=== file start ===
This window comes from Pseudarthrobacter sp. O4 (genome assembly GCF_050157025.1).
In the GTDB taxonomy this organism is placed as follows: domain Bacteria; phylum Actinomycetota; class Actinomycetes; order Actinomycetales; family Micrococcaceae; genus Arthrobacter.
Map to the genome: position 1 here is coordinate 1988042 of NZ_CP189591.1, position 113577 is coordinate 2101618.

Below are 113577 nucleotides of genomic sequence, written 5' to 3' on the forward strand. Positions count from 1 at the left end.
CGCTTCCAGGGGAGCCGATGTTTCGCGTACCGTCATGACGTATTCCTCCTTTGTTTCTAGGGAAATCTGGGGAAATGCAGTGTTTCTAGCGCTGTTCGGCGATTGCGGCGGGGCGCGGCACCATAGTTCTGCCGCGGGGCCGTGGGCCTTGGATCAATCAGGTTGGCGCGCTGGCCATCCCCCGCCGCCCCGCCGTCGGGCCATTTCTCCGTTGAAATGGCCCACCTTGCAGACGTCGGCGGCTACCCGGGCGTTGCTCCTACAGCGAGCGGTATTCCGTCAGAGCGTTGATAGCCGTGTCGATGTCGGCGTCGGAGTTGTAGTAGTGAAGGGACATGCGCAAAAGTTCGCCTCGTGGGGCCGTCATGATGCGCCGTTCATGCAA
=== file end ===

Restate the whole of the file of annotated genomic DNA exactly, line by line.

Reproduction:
This window comes from Pseudarthrobacter sp. O4 (genome assembly GCF_050157025.1).
In the GTDB taxonomy this organism is placed as follows: domain Bacteria; phylum Actinomycetota; class Actinomycetes; order Actinomycetales; family Micrococcaceae; genus Arthrobacter.
Map to the genome: position 1 here is coordinate 1988042 of NZ_CP189591.1, position 113577 is coordinate 2101618.

Below are 113577 nucleotides of genomic sequence, written 5' to 3' on the forward strand. Positions count from 1 at the left end.
CGCTTCCAGGGGAGCCGATGTTTCGCGTACCGTCATGACGTATTCCTCCTTTGTTTCTAGGGAAATCTGGGGAAATGCAGTGTTTCTAGCGCTGTTCGGCGATTGCGGCGGGGCGCGGCACCATAGTTCTGCCGCGGGGCCGTGGGCCTTGGATCAATCAGGTTGGCGCGCTGGCCATCCCCCGCCGCCCCGCCGTCGGGCCATTTCTCCGTTGAAATGGCCCACCTTGCAGACGTCGGCGGCTACCCGGGCGTTGCTCCTACAGCGAGCGGTATTCCGTCAGAGCGTTGATAGCCGTGTCGATGTCGGCGTCGGAGTTGTAGTAGTGAAGGGACATGCGCAAAAGTTCGCCTCGTGGGGCCGTCATGATGCGCCGTTCATGCAA